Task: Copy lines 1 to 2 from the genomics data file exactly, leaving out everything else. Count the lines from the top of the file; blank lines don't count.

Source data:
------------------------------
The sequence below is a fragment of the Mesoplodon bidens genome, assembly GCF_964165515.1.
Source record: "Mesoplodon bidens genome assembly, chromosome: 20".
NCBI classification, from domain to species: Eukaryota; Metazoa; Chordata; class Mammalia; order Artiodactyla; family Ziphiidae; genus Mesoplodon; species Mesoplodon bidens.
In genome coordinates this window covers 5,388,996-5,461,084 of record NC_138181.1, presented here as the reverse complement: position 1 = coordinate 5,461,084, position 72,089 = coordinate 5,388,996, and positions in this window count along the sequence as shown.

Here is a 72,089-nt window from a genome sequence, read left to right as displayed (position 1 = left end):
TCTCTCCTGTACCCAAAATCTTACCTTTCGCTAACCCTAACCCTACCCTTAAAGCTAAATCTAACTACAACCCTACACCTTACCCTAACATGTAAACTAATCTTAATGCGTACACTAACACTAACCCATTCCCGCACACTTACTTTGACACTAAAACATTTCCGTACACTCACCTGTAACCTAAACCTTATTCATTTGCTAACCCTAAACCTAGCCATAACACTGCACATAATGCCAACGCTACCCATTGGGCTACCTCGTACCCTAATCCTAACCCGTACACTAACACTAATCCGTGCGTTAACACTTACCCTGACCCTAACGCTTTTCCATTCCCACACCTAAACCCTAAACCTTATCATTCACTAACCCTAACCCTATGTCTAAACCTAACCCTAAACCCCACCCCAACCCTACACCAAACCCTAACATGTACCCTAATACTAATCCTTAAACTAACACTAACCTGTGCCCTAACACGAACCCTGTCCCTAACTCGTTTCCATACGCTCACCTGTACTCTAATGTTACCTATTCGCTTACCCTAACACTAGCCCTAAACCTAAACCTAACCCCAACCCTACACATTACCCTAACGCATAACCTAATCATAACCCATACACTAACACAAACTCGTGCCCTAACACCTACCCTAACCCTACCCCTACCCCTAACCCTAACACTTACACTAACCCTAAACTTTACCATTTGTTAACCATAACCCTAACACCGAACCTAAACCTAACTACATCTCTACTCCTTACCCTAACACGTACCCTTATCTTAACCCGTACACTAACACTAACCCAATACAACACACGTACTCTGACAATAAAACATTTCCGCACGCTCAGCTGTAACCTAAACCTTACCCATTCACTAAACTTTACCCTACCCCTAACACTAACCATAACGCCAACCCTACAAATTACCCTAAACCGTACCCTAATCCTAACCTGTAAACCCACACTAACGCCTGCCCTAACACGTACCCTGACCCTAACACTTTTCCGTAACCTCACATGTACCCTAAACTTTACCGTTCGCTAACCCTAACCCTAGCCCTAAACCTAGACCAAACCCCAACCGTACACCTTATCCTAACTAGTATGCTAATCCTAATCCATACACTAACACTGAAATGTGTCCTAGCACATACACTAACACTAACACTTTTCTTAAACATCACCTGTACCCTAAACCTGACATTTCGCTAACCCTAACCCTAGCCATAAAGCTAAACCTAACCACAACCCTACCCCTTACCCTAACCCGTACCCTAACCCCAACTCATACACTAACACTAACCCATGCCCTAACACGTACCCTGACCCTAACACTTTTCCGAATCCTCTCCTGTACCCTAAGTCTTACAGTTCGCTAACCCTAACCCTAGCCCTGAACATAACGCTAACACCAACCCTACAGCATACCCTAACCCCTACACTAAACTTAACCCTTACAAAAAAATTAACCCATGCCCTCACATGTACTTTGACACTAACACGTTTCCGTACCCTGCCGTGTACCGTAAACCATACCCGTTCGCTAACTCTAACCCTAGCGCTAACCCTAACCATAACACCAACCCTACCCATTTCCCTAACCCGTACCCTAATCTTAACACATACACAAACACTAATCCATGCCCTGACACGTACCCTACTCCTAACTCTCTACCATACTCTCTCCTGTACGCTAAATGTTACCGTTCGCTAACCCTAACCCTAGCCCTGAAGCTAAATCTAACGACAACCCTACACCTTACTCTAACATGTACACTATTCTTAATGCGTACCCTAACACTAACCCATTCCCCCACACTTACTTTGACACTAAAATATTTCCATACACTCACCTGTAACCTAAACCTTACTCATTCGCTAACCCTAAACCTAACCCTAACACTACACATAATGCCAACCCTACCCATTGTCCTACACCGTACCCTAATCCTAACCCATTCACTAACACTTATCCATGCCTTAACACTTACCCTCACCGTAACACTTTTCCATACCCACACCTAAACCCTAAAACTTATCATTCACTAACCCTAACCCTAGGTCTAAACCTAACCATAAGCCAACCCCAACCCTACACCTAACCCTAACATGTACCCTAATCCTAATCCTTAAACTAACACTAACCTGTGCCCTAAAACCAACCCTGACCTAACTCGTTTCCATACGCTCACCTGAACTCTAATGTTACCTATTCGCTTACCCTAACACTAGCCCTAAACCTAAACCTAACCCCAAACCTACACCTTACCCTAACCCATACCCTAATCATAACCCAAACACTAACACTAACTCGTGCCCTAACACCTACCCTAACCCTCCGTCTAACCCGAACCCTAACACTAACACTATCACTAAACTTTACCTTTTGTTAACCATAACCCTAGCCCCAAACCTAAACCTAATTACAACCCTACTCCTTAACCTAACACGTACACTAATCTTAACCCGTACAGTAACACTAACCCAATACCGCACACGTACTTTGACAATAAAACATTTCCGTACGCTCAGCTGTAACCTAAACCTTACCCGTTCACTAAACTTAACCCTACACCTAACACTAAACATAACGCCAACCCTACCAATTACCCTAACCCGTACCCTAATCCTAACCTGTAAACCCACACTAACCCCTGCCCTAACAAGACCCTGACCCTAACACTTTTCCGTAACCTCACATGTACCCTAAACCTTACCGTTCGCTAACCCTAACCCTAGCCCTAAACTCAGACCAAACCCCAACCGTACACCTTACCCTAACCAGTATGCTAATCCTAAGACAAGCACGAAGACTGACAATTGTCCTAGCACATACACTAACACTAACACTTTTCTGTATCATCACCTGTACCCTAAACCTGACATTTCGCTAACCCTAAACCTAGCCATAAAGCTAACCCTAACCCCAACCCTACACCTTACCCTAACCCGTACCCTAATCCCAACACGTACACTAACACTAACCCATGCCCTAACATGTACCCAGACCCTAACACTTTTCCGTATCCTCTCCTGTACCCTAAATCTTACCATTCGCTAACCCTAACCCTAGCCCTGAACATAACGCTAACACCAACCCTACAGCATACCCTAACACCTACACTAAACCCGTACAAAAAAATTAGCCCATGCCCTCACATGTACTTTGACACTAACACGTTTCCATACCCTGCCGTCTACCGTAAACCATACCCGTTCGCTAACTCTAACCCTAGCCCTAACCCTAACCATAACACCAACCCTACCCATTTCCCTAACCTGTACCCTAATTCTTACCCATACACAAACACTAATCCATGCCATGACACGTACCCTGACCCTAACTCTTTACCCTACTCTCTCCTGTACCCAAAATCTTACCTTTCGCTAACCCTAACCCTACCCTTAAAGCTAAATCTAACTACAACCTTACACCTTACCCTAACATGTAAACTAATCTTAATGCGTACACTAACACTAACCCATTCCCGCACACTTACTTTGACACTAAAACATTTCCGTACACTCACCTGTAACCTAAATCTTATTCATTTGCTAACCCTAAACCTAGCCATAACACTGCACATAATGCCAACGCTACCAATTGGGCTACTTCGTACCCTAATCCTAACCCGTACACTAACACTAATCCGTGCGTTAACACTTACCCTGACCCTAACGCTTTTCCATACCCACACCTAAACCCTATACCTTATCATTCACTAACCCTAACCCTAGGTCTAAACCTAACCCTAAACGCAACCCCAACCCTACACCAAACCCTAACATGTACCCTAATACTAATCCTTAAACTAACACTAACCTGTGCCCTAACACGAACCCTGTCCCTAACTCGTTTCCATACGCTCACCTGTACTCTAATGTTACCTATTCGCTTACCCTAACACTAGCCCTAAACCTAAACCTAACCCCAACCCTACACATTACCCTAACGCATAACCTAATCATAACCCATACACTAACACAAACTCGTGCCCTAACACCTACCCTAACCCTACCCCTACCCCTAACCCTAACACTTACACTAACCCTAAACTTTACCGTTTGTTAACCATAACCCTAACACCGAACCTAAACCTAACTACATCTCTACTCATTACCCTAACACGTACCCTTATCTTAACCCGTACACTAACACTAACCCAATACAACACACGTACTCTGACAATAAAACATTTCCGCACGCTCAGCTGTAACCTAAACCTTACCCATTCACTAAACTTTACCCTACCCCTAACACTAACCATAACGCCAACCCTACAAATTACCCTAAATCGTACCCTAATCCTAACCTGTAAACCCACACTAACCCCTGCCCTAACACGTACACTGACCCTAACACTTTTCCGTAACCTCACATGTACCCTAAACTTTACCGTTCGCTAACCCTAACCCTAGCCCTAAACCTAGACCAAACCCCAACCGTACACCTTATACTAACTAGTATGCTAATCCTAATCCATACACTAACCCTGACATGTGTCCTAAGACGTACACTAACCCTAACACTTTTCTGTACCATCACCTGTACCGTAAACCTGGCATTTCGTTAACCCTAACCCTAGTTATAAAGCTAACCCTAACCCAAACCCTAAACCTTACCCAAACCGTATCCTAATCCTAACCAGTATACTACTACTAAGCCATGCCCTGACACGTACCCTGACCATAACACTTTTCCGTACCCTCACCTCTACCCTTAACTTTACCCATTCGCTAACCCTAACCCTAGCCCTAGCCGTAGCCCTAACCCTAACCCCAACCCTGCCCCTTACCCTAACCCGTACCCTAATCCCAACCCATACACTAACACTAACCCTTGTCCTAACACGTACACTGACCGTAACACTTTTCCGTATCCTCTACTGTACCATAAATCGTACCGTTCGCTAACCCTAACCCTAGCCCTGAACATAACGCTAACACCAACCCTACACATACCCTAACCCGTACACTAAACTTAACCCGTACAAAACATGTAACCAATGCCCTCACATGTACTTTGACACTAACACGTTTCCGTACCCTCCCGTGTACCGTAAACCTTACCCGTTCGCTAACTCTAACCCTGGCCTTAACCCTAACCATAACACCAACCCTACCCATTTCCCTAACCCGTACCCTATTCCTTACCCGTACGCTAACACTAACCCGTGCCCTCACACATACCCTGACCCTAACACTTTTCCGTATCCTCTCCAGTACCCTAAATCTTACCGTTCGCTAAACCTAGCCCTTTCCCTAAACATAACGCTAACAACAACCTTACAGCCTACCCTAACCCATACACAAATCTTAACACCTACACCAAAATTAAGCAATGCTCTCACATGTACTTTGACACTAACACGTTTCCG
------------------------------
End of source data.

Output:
The sequence below is a fragment of the Mesoplodon bidens genome, assembly GCF_964165515.1.
Source record: "Mesoplodon bidens genome assembly, chromosome: 20".